The threats facing sea turtle survival are endless and, for the most part, are results of human behaviour. Ultimately, it would be extremely difficult to alter human action. However, at least there is hope to eliminate threats; if sea turtles were going extinct due to geographical or climatic alterations, there would be almost nothing we could do to help the matter. To effectively protect sea turtles worldwide, many different countries and cultures would have to cooperate and share responsibility for the matter. However, sea turtles’ fate does not only lie in the hands of humans. Currently, marine biologists are involved in assisting the lives of sea turtles in ways such as moving nests or raising hatchlings in confinement. Therefore, if sea turtles cannot survive and/or reproduce on their own, without the help of humans, they are ultimately destined for extinction. It is unfortunate that humans are the number one cause in the sea turtle population decline, and that the main way to protect their species from extinction is not necessarily by doing something, but instead we need to stop doing some of the every-day things that we do. For example, promoting sanitary practices would help preserve the species. Also, being aware of sea turtle nesting areas and avoiding hatching turtles is another way we can preserve their population. Many people consider sea turtles to be cute, and therefore they are tempting to touch and pay attention to. However, what most are unaware of is that sea turtles fear people, especially during times where females are nesting, or trying to nest, on the beach. Finally, another way to preserve their valued lives is to make sure to not feed or attempt to feed sea turtles. Sea turtles, depending on the species, have a diet that may range from strictly meat, to strictly plants, to both. When humans attempt to feed sea turtles, the turtles develop a tendency to travel to land to find food (from people). Feeding sea turtles is harmful and is actually illegal in many countries.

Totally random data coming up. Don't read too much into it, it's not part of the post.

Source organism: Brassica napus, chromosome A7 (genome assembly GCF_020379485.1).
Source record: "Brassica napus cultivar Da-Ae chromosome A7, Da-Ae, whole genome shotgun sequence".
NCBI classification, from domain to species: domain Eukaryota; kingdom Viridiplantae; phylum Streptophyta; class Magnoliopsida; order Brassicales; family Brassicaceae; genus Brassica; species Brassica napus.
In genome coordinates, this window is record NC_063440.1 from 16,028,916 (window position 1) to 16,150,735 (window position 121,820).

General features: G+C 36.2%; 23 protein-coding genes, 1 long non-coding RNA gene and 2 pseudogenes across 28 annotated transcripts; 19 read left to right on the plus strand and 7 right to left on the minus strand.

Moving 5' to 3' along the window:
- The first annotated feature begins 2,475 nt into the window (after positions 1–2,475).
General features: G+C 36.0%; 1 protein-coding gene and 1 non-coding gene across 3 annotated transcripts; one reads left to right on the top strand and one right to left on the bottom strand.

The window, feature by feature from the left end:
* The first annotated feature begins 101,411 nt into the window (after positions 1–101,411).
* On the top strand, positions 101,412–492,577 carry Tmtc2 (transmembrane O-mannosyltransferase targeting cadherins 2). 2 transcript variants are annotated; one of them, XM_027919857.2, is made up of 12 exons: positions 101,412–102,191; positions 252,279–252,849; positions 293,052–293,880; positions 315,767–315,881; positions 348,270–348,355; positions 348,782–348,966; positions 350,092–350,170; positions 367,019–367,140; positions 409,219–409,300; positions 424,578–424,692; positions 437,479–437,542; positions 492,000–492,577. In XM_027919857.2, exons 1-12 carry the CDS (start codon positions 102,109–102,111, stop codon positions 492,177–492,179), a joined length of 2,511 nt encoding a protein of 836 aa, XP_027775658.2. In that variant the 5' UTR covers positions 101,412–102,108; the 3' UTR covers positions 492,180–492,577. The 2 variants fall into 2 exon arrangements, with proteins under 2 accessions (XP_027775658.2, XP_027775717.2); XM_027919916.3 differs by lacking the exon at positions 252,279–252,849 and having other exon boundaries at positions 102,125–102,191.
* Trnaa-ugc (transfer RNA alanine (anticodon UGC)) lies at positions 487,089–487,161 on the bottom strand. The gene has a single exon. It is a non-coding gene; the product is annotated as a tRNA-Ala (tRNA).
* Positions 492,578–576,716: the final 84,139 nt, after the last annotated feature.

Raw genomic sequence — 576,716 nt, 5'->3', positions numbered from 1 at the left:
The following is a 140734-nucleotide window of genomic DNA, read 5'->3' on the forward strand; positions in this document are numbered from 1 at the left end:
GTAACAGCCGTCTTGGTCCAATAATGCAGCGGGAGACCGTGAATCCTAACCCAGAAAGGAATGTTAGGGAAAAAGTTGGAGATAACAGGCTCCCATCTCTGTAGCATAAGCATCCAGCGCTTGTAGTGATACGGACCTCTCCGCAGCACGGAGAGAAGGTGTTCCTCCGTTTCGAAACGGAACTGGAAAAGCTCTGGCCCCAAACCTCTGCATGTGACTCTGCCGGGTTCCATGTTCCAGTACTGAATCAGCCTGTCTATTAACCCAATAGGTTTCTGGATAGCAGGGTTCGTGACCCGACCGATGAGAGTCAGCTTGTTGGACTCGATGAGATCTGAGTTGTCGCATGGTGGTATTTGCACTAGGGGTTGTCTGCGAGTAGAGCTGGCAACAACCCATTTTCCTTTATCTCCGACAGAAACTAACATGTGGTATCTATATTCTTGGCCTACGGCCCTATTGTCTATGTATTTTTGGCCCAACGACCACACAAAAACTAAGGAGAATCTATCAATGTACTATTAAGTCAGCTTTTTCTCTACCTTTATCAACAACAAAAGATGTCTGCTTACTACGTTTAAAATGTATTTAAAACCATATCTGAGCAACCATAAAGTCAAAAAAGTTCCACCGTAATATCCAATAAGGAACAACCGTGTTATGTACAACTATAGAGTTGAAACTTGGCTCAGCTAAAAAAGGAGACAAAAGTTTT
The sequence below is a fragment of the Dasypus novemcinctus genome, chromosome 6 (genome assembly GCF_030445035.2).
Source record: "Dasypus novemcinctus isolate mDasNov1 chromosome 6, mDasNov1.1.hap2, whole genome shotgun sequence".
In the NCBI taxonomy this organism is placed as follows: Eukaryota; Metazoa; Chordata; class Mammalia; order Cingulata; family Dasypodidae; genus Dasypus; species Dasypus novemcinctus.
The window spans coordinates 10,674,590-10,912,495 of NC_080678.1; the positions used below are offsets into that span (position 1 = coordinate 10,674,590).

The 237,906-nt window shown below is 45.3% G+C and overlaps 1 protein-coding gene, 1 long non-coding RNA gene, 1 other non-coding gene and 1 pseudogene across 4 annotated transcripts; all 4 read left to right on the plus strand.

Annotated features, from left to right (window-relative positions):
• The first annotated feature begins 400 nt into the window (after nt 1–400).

Conclusively, sea turtles are harmless and friendly marine animals dispersed worldwide that are facing severe challenges developed by poor human behaviour. Ultimately, the conservation of sea turtles is simple, but it takes cooperation amongst the human population to decelerate the death rate. Bringing the sea turtle population back to an even level is definitely accomplishable and will maintain a positive long-term effect.

x

Hi!
I'm Dianna!

Would you like to get a custom essay? How about receiving a customized one?

Check it out